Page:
# Sets¶

class diofant.sets.sets.Set[source]

The base class for any kind of set.

This is not meant to be used directly as a container of items. It does not behave like the builtin set; see FiniteSet for that.

Real intervals are represented by the Interval class and unions of sets by the Union class. The empty set is represented by the EmptySet class and available as a singleton as S.EmptySet.

boundary

The boundary or frontier of a set

A point x is on the boundary of a set S if

1. x is in the closure of S. I.e. Every neighborhood of x contains a point in S.
2. x is not in the interior of S. I.e. There does not exist an open set centered on x contained entirely within S.

There are the points on the outer rim of S. If S is open then these points need not actually be contained within S.

For example, the boundary of an interval is its start and end points. This is true regardless of whether or not the interval is open.

Examples

>>> Interval(0, 1).boundary
{0, 1}
>>> Interval(0, 1, True, False).boundary
{0, 1}

complement(universe)[source]

The complement of ‘self’ w.r.t the given the universe.

Examples

>>> Interval(0, 1).complement(S.Reals)
(-oo, 0) U (1, oo)

>>> Interval(0, 1).complement(S.UniversalSet)
UniversalSet() \ [0, 1]

contains(other)[source]

Returns True if ‘other’ is contained in ‘self’ as an element.

As a shortcut it is possible to use the ‘in’ operator:

Examples

>>> Interval(0, 1).contains(0.5)
true
>>> 0.5 in Interval(0, 1)
True

inf

The infimum of ‘self’

Examples

>>> Interval(0, 1).inf
0
>>> Union(Interval(0, 1), Interval(2, 3)).inf
0

intersection(other)[source]

Returns the intersection of ‘self’ and ‘other’.

>>> Interval(1, 3).intersection(Interval(1, 2))
[1, 2]

is_disjoint(other)[source]

Returns True if ‘self’ and ‘other’ are disjoint

Examples

>>> Interval(0, 2).is_disjoint(Interval(1, 2))
False
>>> Interval(0, 2).is_disjoint(Interval(3, 4))
True


References

• https//en.wikipedia.org/wiki/Disjoint_sets
is_open

Test if a set is open.

A set is open if it has an empty intersection with its boundary.

Examples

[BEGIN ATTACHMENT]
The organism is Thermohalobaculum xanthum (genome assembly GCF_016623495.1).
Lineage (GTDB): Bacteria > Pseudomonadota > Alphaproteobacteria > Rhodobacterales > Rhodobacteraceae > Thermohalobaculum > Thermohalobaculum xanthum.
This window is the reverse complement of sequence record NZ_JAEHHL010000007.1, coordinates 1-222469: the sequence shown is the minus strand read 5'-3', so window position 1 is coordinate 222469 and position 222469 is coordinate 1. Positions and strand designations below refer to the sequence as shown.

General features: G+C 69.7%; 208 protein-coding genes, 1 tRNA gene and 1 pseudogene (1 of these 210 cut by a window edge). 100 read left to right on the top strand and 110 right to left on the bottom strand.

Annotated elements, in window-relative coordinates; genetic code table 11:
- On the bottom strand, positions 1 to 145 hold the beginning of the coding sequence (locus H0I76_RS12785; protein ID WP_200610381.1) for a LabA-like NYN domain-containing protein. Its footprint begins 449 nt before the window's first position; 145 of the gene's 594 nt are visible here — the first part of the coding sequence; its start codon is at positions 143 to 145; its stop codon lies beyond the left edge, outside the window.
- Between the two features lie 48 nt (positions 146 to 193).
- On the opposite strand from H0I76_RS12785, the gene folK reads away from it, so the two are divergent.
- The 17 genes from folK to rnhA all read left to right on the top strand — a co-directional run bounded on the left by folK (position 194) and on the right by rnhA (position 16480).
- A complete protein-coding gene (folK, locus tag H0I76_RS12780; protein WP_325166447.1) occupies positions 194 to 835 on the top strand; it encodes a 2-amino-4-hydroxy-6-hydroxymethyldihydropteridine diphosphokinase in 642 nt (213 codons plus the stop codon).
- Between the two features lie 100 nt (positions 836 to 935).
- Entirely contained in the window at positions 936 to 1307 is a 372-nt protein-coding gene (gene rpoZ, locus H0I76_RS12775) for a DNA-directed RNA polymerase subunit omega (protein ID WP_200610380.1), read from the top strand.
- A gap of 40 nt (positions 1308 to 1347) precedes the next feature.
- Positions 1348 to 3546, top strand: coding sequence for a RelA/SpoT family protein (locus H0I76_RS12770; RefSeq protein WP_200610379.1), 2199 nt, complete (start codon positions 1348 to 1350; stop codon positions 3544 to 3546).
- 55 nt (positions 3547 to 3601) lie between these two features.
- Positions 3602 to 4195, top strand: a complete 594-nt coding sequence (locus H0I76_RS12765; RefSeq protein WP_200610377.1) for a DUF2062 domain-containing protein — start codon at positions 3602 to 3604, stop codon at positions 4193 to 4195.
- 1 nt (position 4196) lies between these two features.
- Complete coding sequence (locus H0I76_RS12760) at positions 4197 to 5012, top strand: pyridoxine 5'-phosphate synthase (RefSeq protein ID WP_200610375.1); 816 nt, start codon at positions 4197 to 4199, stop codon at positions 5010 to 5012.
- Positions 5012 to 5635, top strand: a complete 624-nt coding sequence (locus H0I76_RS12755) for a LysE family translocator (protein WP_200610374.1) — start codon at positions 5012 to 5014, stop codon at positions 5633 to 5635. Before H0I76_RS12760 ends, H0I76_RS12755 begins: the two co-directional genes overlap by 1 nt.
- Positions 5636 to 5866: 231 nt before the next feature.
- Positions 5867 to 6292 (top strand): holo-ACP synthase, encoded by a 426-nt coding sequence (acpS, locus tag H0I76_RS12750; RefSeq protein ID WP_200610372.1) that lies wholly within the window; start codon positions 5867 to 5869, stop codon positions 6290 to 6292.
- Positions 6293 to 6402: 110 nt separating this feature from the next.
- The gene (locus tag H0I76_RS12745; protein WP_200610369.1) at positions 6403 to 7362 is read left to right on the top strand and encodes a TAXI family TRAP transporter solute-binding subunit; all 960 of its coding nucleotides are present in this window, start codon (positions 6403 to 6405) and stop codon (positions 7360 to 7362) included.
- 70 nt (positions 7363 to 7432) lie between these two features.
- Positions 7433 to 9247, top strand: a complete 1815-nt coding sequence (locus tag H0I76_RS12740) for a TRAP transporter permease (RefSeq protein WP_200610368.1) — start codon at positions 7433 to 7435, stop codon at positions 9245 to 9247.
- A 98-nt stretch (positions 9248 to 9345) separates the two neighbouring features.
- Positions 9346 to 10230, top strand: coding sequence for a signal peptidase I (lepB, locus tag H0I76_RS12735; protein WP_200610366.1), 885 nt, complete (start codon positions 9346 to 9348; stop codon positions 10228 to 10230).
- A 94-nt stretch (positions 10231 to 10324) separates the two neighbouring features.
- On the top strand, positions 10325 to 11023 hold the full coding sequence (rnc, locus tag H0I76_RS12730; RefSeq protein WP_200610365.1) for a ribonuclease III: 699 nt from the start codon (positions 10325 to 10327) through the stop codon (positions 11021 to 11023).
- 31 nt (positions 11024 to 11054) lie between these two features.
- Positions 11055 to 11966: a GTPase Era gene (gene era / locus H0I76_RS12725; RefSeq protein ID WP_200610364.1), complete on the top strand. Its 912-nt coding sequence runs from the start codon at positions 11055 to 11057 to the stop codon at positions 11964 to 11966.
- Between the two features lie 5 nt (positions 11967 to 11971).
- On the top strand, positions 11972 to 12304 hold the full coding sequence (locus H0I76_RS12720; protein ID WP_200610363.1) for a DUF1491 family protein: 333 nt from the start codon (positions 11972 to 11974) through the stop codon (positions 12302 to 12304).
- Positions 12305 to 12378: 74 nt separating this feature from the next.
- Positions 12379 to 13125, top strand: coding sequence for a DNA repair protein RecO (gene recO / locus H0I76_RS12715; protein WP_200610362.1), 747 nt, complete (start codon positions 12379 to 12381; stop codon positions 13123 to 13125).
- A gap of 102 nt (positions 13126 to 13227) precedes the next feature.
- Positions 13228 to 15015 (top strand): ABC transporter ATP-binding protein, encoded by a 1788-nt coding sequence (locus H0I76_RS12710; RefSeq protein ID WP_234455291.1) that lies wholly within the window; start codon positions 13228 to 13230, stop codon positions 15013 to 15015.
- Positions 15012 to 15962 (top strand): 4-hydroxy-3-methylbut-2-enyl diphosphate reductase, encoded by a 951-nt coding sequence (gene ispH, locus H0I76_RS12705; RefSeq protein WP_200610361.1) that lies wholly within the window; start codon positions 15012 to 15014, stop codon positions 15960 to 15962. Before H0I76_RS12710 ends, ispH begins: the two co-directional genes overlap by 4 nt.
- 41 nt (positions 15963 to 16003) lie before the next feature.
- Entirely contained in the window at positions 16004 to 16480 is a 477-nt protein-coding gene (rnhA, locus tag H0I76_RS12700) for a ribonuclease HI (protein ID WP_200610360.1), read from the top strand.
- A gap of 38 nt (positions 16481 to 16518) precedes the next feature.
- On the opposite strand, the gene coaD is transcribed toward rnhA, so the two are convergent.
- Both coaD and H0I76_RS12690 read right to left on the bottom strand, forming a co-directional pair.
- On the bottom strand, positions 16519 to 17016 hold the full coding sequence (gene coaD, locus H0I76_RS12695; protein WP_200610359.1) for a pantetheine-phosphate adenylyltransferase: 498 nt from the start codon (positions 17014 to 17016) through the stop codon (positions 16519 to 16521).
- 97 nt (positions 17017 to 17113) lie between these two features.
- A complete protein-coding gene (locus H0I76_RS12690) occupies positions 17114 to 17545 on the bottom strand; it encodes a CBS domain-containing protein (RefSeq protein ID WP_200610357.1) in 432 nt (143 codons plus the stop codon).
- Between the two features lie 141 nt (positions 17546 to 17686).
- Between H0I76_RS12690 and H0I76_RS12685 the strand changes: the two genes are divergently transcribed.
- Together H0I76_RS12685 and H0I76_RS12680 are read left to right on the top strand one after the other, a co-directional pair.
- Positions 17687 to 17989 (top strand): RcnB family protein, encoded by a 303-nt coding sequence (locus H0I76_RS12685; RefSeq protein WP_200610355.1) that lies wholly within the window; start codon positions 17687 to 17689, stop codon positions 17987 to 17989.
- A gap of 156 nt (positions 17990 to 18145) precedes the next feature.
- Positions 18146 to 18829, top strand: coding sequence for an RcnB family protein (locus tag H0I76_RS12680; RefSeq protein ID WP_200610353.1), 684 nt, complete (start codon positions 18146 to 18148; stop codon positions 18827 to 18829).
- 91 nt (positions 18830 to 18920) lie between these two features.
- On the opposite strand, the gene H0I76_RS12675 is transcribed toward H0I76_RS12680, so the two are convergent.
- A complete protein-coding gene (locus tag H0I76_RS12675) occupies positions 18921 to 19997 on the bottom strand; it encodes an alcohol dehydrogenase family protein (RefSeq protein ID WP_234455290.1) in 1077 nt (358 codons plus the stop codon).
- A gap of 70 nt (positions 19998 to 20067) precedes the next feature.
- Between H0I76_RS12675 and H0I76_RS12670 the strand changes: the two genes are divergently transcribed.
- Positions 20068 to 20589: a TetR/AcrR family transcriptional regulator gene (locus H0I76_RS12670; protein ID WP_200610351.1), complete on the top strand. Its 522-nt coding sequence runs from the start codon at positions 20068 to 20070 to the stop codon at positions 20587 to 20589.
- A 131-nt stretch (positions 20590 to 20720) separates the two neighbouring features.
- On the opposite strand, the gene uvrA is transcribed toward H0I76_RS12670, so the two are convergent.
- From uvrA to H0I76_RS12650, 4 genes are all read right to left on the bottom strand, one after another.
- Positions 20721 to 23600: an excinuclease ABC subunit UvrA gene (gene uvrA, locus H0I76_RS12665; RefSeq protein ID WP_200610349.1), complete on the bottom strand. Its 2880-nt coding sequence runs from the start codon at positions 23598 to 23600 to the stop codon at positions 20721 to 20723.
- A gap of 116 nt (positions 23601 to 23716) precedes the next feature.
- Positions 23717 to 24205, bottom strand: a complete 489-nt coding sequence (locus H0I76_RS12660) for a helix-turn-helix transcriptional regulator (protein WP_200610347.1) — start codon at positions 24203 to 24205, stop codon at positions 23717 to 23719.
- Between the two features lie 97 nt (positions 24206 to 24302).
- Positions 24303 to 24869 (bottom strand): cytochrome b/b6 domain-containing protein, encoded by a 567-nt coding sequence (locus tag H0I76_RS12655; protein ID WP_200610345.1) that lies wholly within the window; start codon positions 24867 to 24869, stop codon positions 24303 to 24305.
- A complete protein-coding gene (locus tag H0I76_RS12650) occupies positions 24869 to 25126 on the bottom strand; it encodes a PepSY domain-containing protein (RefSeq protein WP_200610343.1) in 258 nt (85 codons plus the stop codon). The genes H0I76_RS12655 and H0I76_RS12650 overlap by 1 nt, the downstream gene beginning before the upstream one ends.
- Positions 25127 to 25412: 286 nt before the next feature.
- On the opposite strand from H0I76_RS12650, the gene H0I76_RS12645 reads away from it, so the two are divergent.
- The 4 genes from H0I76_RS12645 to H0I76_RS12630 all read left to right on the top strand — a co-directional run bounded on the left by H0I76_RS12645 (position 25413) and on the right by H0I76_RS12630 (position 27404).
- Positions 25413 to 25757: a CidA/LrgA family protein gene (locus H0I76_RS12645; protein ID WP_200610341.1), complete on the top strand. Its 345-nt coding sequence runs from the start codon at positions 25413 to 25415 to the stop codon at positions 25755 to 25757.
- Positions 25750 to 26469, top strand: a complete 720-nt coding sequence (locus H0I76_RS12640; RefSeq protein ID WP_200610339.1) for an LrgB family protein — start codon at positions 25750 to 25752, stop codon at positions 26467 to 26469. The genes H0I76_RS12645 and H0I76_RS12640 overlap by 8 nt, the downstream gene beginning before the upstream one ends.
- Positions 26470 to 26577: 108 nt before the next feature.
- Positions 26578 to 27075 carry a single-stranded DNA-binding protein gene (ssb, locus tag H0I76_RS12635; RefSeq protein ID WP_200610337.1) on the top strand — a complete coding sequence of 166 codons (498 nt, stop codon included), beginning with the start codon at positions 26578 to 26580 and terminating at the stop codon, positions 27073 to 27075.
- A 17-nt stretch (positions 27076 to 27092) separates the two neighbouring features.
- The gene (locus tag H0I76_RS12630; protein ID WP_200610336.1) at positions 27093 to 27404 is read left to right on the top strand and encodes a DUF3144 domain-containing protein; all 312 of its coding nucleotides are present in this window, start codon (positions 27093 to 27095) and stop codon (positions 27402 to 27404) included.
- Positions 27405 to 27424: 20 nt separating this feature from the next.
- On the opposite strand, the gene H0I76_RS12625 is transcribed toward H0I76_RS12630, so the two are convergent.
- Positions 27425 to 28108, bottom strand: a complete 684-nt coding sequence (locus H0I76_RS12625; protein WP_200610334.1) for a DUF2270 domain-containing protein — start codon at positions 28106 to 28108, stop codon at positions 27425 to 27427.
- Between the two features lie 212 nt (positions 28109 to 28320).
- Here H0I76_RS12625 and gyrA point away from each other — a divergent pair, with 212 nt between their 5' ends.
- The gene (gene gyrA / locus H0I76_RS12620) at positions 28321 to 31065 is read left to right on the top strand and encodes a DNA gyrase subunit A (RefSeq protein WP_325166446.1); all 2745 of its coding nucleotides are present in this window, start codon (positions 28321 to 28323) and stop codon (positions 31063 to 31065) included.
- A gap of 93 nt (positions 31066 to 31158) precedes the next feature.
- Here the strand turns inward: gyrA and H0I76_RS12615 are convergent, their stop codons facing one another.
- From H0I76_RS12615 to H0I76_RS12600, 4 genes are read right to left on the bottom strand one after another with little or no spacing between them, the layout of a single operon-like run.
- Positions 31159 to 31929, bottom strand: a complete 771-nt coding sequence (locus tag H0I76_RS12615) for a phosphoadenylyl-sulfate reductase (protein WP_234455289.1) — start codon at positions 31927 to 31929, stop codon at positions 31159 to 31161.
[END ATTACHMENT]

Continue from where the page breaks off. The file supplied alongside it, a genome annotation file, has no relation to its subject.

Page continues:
>>> S.Reals.is_open
True

is_proper_subset(other)[source]

Returns True if ‘self’ is a proper subset of ‘other’.

Examples

>>> Interval(0, 0.5).is_proper_subset(Interval(0, 1))
True
>>> Interval(0, 1).is_proper_subset(Interval(0, 1))
False

is_proper_superset(other)[source]

Returns True if ‘self’ is a proper superset of ‘other’.

Examples

>>> Interval(0, 1).is_proper_superset(Interval(0, 0.5))
True
>>> Interval(0, 1).is_proper_superset(Interval(0, 1))
False

is_subset(other)[source]

Returns True if ‘self’ is a subset of ‘other’.

Examples

>>> Interval(0, 0.5).is_subset(Interval(0, 1))
True
>>> Interval(0, 1).is_subset(Interval(0, 1, left_open=True))
False

is_superset(other)[source]

Returns True if ‘self’ is a superset of ‘other’.

Examples

>>> Interval(0, 0.5).is_superset(Interval(0, 1))
False
>>> Interval(0, 1).is_superset(Interval(0, 1, left_open=True))
True

isdisjoint(other)[source]

Alias for is_disjoint().

issubset(other)[source]

Alias for is_subset().

issuperset(other)[source]

Alias for is_superset().

measure

The (Lebesgue) measure of ‘self’

Examples

>>> Interval(0, 1).measure
1
>>> Union(Interval(0, 1), Interval(2, 3)).measure
2

powerset()[source]

Find the Power set of ‘self’.

Examples

>>> A = EmptySet()
>>> A.powerset()
{EmptySet()}
>>> A = FiniteSet(1, 2)
>>> a, b, c = FiniteSet(1), FiniteSet(2), FiniteSet(1, 2)
>>> A.powerset() == FiniteSet(a, b, c, EmptySet())
True


References

• https//en.wikipedia.org/wiki/Power_set
sup

The supremum of ‘self’

Examples

>>> Interval(0, 1).sup
1
>>> Union(Interval(0, 1), Interval(2, 3)).sup
3

union(other)[source]

Returns the union of ‘self’ and ‘other’.

Examples

As a shortcut it is possible to use the ‘+’ operator:

>>> Interval(0, 1).union(Interval(2, 3))
[0, 1] U [2, 3]
>>> Interval(0, 1) + Interval(2, 3)
[0, 1] U [2, 3]
>>> Interval(1, 2, True, True) + FiniteSet(2, 3)
(1, 2] U {3}


Similarly it is possible to use the ‘-‘ operator for set differences: